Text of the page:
Cravenous: My Soul to Take

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I’m going to make really quick work of this review, denizens, simply because I don’t want to think about this movie more than I have to.

I’ve spent so much time with this particular series, trying to give each of the films that Wes Craven wrote and/or directed as much credence as possible. I have tried to find worth or enjoyment in each movie. Sometimes, this has been a struggle. My Soul to Take has made the struggle insurmountable.

This film felt almost as if Craven printed up a collage of posters from his previous movies, posted it to a dart board, and then just started throwing darts to see which films he would pilfer for recycled ideas. My guess is that the darts hit Shocker, A Nightmare on Elm Street, and Scream. Then he decided that such a combination would only work if he made mental illness a key plot element. And then? Then he decided this would all look best if in 3-D. Seriously? Maybe focus on giving it even one layer of dimension before trying to focus on the third.

Sorry. Sorry. I just need to vent, and if it saves any of you from making the mistake of watching this film, all the better.

I struggled to get through even my one obligatory viewing of this film (which is okay, since the rental version of the movie blocked me from being able to listen to Craven’s commentary; as if I’m going to go buy a copy just to hear that). I’m not terribly surprised that I didn’t like this movie. I remember seeing the previews and feeling absolutely bereft of desire to see it. Watching it for this series confirms that I was on-point with that reaction. I am, however, terribly disappointed that Craven thought this movie was worth his time and effort. Did he feel like he needed to give horror fans something (anything?) to appease us since he hadn’t made a genre film in 5 years? Was he pressured into making this? Or was he just bored and decided that this would be a good way to pass some time and get paid? Whatever the reasons, I wish he’d ignored them all and continued to enjoy a well-earned break from film-making.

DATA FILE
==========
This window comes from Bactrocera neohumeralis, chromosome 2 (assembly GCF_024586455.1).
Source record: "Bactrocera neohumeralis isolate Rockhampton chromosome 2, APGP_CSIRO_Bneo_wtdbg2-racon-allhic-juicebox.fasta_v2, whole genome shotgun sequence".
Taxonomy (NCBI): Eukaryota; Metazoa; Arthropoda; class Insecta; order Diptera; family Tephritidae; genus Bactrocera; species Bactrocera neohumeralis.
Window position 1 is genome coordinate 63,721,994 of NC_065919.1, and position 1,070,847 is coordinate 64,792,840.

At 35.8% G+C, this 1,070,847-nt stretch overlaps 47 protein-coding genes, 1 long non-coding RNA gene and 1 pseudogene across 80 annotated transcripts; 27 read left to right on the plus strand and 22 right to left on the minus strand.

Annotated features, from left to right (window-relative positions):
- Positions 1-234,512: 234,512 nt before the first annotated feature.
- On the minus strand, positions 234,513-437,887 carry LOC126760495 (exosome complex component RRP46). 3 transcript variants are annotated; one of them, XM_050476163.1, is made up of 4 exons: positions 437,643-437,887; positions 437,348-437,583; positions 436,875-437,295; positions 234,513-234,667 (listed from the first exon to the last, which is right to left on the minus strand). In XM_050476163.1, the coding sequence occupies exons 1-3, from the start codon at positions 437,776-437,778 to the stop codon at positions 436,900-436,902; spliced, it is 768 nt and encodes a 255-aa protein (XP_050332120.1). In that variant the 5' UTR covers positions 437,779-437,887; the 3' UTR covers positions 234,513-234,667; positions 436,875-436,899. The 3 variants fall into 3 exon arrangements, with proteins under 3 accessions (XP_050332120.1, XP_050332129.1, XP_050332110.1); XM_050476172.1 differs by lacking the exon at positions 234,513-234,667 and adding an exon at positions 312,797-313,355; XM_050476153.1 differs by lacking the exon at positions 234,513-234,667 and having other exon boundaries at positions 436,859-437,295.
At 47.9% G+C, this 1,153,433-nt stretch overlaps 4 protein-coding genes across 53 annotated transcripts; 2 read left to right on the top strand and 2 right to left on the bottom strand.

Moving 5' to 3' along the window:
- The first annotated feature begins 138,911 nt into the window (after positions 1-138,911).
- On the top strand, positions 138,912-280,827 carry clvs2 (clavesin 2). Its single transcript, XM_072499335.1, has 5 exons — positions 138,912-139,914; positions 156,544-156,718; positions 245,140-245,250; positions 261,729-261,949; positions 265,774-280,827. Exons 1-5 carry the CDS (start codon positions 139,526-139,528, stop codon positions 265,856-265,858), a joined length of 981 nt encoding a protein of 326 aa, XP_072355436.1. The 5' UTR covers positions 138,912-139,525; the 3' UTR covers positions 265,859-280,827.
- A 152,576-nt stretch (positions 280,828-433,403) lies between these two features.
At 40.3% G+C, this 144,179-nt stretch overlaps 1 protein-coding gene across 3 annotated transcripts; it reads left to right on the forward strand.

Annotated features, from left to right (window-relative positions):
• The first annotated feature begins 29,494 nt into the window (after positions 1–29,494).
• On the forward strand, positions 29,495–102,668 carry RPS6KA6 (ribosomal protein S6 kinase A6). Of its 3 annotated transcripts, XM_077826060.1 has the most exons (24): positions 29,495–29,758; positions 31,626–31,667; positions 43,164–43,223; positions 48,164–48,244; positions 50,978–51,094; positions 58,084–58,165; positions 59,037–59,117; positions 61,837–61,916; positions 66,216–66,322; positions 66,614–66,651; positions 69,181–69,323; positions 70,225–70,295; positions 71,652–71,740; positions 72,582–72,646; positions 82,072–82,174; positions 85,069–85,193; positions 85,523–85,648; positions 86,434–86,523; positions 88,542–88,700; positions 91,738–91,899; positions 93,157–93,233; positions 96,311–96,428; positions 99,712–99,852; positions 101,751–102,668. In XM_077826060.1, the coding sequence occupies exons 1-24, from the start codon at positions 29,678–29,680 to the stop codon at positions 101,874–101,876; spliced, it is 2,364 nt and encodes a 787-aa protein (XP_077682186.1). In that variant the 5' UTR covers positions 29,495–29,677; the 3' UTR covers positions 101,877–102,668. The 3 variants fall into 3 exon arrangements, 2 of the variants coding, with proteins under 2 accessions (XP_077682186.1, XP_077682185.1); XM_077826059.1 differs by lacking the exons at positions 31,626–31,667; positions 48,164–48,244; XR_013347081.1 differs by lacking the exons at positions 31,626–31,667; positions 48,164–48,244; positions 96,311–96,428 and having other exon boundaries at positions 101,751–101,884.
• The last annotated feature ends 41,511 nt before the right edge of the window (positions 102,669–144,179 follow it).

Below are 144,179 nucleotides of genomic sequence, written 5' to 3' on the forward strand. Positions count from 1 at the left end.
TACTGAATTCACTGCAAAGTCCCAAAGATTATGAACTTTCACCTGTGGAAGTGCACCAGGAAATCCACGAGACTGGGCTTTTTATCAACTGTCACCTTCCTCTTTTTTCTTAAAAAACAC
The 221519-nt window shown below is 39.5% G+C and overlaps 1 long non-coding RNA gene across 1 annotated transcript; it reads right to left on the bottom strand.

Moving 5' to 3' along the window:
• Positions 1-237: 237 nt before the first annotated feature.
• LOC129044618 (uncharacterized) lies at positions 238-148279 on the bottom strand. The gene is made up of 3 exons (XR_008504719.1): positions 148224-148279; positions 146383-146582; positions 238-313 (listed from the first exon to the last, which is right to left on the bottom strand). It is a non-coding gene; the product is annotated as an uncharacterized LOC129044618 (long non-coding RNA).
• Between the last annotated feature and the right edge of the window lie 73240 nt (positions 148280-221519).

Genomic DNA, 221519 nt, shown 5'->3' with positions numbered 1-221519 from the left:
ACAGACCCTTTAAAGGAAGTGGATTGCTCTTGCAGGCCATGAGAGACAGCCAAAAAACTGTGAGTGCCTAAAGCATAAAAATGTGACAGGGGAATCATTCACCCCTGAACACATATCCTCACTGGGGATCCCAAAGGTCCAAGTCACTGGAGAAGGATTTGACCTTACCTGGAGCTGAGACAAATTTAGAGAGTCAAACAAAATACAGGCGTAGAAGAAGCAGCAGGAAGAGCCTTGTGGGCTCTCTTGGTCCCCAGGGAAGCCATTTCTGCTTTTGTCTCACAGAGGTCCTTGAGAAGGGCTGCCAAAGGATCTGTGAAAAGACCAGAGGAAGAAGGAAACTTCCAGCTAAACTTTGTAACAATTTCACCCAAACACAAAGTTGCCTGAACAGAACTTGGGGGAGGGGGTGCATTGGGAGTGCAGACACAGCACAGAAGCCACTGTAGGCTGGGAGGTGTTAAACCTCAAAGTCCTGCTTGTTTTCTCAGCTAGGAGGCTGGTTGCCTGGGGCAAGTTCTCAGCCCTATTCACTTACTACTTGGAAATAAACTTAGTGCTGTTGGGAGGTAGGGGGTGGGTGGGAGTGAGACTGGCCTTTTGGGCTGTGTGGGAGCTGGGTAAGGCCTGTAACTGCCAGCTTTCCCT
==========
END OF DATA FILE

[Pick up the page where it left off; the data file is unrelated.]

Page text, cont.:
In fact, I found this movie so distasteful that I officially recant what I wrote about Chiller. This is my least favorite Craven film. At least Chiller contains some enjoyable camp. This movie tried so hard to take itself seriously, which is quite difficult when it’s so dogmatic to horror cliches. It’s such a shame, too. This was the first movie that Craven had written and directed since his 1994 New Nightmare and his first full-length directing gig since 2005’s Red Eye. Both those movies are examples of Craven at peak performance, which makes this entry all the more preposterous and derisory.

Don’t look to this post for a review. The story is banal, the cast mostly unmemorable (of course, this might be the ultimate sign that I’m getting old; I recognized absolutely no one from this film). Craven clearly hit the auto pilot button on this one and ended up flying us all into a mountainside. Now we’re stranded and I’m not above volunteering this DOA cinematic sludge for hors d’oeuvres.

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